"As defined by Susan Cannon, this placed" -- what is "this" here-- Humboldtian science, I'm guessing?
"It was highly influential, particularly in Germany" -- does "it" here mean this concept, or Elementa Medicinae generally?
"compressive written argument" -- is "comprehensive" meant here?
" It had been pioneered in Scotland by figures including Robert Knox (1791–1862)." -- what is "it" in this sentence?
"tartenry" -- is it correct to spell this as "tartenry" and not "tartanry"?
"However, it was not directed into nationalism until the twentieth century." --what is "it" in this sentence--political radicalism, or one of these named groups?
"and it would later be a major influence on Charles Darwin" -- clarify "it"
"James McCosh (1811–94) brought it directly from Scotland to North American in 1868" -- is "it" here German Idealism or Common Sense Realism?
"of a Scottish contribution to the British rival of music in the late nineteenth century" -- is "revival" here meant instead of rival? If so, I'm also not clear what's meant by "revival of music"; it seems unlikely that the British didn't have music for a period before this.
This is by no means needed for GA status, but I wanted to mention for consideration for the "influence" section the famous, half-joking trope that Scott caused the American Civil War through his popularity in the American South. I think this originated with Mark Twain. It might be worth a sentence.
Many thanks for your kind comments and all the helpful suggestions. I think I have fixed all the clarity issues, but I have left a couple of the suggestions because it will probably take a bit more concentration that I can muster at the most. I will have a look at those tomorrow, all being well.--SabreBD (talk) 21:30, 17 April 2013 (UTC)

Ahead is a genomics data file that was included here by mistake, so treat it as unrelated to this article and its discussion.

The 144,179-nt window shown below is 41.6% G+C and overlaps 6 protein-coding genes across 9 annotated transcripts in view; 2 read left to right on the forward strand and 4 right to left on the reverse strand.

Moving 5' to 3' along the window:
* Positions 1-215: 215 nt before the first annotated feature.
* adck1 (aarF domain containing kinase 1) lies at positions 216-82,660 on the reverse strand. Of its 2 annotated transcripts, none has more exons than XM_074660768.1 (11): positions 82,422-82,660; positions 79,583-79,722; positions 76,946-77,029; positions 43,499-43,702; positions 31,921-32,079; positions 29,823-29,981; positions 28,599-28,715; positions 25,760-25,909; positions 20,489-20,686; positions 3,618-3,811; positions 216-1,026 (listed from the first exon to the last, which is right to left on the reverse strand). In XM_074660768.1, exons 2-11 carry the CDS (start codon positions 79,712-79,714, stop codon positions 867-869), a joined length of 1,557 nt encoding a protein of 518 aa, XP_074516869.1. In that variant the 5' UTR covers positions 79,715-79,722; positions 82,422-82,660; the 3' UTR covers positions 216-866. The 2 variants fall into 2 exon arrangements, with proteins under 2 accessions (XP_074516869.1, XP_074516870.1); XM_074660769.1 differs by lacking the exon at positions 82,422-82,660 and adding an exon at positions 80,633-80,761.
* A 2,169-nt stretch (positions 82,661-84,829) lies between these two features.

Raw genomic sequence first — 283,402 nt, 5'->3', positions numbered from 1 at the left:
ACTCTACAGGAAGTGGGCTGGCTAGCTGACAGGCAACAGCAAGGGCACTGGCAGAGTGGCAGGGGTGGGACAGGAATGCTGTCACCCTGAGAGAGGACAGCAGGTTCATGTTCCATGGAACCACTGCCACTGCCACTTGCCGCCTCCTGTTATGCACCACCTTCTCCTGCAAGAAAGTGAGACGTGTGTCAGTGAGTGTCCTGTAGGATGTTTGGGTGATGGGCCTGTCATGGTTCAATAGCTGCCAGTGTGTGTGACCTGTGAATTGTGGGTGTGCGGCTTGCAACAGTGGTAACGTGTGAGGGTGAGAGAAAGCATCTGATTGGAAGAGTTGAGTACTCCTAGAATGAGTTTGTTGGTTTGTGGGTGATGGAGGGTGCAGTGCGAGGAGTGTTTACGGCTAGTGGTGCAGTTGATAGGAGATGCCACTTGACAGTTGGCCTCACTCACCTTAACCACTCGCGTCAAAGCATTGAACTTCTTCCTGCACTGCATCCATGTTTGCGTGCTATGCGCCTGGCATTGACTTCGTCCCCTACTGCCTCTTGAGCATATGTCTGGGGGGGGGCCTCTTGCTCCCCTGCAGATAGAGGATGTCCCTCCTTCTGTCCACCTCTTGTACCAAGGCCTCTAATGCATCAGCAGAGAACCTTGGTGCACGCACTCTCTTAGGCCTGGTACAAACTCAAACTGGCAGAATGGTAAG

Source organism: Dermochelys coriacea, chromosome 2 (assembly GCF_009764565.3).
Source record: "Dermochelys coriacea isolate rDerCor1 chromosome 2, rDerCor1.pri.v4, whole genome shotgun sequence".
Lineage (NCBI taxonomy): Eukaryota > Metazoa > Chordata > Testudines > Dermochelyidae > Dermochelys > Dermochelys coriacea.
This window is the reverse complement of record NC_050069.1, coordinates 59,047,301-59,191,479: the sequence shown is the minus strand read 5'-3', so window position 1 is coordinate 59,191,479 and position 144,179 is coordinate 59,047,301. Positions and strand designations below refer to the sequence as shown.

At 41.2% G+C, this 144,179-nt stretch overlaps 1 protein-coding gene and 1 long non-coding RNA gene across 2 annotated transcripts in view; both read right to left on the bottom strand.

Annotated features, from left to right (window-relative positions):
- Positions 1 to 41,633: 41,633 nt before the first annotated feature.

Great, thanks. The only clarity point I think remains is what is meant by "British revival of music"-- is a particular kind of music meant, or was music generally actually out of favour in Britain for a bit? The other stuff is all optional. I'll start the checklist in a moment. -- Khazar2 (talk) 22:40, 17 April 2013 (UTC)
I fixed the last clarification and added the US PD tags to the commons pics. They all seem to be in the public domain. On the two suggestions: I have a little bit more text for the art section, as I am working on a Scottish art in the nineteenth century article, so I may try to get the Falls of the Clyde pic in with that. If not it is probably more useful to supporting the text than the current one, so I would probably think about a strait replacement. On the "Scott's disease" issue, yes it was Twain who put the thesis forward, but I am not quite sure if that fits in. I am sure I have read something about the reception of Scott and Celtic Romanticism in the South, but it may take a while to find again.--SabreBD (talk) 20:26, 18 April 2013 (UTC)